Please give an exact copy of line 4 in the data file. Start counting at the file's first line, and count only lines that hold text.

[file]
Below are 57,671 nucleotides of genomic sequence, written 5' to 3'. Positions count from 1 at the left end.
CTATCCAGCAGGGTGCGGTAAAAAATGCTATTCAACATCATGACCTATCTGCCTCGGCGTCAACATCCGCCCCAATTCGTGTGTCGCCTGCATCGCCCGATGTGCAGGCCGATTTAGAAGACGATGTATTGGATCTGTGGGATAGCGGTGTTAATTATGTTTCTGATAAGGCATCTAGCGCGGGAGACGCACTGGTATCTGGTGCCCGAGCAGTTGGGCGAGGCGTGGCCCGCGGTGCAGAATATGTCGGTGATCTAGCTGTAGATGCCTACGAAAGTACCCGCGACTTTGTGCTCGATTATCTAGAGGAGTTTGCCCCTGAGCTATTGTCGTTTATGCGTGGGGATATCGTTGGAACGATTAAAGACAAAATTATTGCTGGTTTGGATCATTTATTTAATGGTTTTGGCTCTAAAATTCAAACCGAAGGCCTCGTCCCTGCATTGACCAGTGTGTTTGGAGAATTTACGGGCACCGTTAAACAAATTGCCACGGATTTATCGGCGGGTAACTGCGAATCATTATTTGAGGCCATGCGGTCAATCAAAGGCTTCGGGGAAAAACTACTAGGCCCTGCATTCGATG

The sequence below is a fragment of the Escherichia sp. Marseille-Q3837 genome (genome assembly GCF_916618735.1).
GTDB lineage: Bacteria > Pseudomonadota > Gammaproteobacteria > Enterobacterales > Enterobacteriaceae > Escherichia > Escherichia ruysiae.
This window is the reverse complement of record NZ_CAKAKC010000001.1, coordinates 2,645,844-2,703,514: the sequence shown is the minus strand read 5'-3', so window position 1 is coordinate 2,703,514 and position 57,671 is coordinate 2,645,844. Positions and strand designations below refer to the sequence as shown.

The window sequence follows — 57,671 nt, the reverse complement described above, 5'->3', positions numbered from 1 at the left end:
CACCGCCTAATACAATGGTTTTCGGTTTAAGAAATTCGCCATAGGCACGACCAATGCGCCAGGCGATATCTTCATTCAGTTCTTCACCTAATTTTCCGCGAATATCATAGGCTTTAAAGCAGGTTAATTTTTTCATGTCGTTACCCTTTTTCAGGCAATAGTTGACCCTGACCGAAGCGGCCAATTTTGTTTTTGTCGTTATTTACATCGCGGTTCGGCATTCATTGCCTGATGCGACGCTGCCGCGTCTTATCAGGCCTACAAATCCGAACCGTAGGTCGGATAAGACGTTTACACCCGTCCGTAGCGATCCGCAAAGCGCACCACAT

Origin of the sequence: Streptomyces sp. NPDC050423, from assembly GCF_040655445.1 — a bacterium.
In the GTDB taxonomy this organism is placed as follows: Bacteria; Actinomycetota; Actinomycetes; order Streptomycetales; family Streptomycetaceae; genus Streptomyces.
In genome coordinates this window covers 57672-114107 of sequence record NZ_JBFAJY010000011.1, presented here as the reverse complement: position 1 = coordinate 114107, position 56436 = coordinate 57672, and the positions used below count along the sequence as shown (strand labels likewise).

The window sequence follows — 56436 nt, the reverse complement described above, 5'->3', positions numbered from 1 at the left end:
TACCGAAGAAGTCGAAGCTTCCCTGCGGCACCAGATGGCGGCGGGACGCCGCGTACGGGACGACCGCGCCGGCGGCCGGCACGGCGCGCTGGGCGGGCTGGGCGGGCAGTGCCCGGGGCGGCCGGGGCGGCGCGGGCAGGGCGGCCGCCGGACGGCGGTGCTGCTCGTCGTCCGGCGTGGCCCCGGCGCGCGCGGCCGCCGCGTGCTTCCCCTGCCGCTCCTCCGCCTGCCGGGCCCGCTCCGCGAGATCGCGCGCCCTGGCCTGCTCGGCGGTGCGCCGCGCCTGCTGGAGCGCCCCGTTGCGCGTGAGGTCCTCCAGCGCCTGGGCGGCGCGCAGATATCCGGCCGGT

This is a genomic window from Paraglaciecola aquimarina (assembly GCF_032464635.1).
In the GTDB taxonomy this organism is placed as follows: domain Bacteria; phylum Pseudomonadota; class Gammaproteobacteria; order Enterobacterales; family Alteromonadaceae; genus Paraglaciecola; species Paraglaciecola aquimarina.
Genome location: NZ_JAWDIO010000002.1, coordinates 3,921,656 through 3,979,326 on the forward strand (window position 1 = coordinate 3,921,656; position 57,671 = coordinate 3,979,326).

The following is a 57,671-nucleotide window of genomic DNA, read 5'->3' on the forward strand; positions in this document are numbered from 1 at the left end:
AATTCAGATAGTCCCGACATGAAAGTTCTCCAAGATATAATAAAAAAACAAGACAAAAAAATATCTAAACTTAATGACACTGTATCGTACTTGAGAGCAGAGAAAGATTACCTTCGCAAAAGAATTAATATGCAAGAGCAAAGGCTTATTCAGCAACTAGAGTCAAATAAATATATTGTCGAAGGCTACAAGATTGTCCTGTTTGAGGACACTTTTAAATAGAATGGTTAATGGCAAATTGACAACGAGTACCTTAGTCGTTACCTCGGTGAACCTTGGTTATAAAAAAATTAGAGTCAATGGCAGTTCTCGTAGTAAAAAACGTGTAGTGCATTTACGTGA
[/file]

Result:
GTDB lineage: Bacteria > Pseudomonadota > Gammaproteobacteria > Enterobacterales > Enterobacteriaceae > Escherichia > Escherichia ruysiae.